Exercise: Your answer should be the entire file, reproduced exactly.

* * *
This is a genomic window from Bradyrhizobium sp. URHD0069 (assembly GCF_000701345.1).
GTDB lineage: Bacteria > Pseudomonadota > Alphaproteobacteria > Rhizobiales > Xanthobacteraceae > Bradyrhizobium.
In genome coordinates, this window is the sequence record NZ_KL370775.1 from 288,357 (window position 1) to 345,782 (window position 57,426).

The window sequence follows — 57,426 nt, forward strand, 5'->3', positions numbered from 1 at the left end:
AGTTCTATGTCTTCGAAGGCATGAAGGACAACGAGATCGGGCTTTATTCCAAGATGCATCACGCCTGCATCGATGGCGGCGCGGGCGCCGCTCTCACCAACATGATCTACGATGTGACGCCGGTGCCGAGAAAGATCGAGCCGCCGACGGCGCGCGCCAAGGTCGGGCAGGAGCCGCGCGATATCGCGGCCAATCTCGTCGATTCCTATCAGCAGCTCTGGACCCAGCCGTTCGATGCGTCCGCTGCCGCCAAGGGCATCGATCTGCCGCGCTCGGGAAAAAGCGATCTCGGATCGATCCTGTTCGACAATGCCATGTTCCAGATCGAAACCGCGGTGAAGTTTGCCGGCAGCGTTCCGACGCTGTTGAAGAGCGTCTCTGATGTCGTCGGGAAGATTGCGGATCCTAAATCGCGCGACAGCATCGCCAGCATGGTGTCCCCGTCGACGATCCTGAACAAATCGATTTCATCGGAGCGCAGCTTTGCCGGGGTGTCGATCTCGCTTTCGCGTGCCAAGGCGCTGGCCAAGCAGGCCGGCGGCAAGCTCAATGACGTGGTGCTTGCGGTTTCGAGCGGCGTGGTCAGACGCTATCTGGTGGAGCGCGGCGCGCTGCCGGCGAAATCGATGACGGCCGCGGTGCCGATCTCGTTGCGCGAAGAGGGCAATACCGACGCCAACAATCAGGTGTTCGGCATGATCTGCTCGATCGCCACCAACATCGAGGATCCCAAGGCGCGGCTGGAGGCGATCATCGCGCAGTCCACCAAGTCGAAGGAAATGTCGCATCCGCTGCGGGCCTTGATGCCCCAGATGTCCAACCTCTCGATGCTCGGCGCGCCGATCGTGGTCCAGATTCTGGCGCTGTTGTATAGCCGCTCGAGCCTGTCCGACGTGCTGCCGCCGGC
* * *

This is a genomic window from Bradyrhizobium sp. URHD0069 (assembly GCF_000701345.1).
GTDB lineage: Bacteria > Pseudomonadota > Alphaproteobacteria > Rhizobiales > Xanthobacteraceae > Bradyrhizobium.
In genome coordinates, this window is the sequence record NZ_KL370775.1 from 288,357 (window position 1) to 345,782 (window position 57,426).

The window sequence follows — 57,426 nt, forward strand, 5'->3', positions numbered from 1 at the left end:
AGTTCTATGTCTTCGAAGGCATGAAGGACAACGAGATCGGGCTTTATTCCAAGATGCATCACGCCTGCATCGATGGCGGCGCGGGCGCCGCTCTCACCAACATGATCTACGATGTGACGCCGGTGCCGAGAAAGATCGAGCCGCCGACGGCGCGCGCCAAGGTCGGGCAGGAGCCGCGCGATATCGCGGCCAATCTCGTCGATTCCTATCAGCAGCTCTGGACCCAGCCGTTCGATGCGTCCGCTGCCGCCAAGGGCATCGATCTGCCGCGCTCGGGAAAAAGCGATCTCGGATCGATCCTGTTCGACAATGCCATGTTCCAGATCGAAACCGCGGTGAAGTTTGCCGGCAGCGTTCCGACGCTGTTGAAGAGCGTCTCTGATGTCGTCGGGAAGATTGCGGATCCTAAATCGCGCGACAGCATCGCCAGCATGGTGTCCCCGTCGACGATCCTGAACAAATCGATTTCATCGGAGCGCAGCTTTGCCGGGGTGTCGATCTCGCTTTCGCGTGCCAAGGCGCTGGCCAAGCAGGCCGGCGGCAAGCTCAATGACGTGGTGCTTGCGGTTTCGAGCGGCGTGGTCAGACGCTATCTGGTGGAGCGCGGCGCGCTGCCGGCGAAATCGATGACGGCCGCGGTGCCGATCTCGTTGCGCGAAGAGGGCAATACCGACGCCAACAATCAGGTGTTCGGCATGATCTGCTCGATCGCCACCAACATCGAGGATCCCAAGGCGCGGCTGGAGGCGATCATCGCGCAGTCCACCAAGTCGAAGGAAATGTCGCATCCGCTGCGGGCCTTGATGCCCCAGATGTCCAACCTCTCGATGCTCGGCGCGCCGATCGTGGTCCAGATTCTGGCGCTGTTGTATAGCCGCTCGAGCCTGTCCGACGTGCTGCCGCCGGC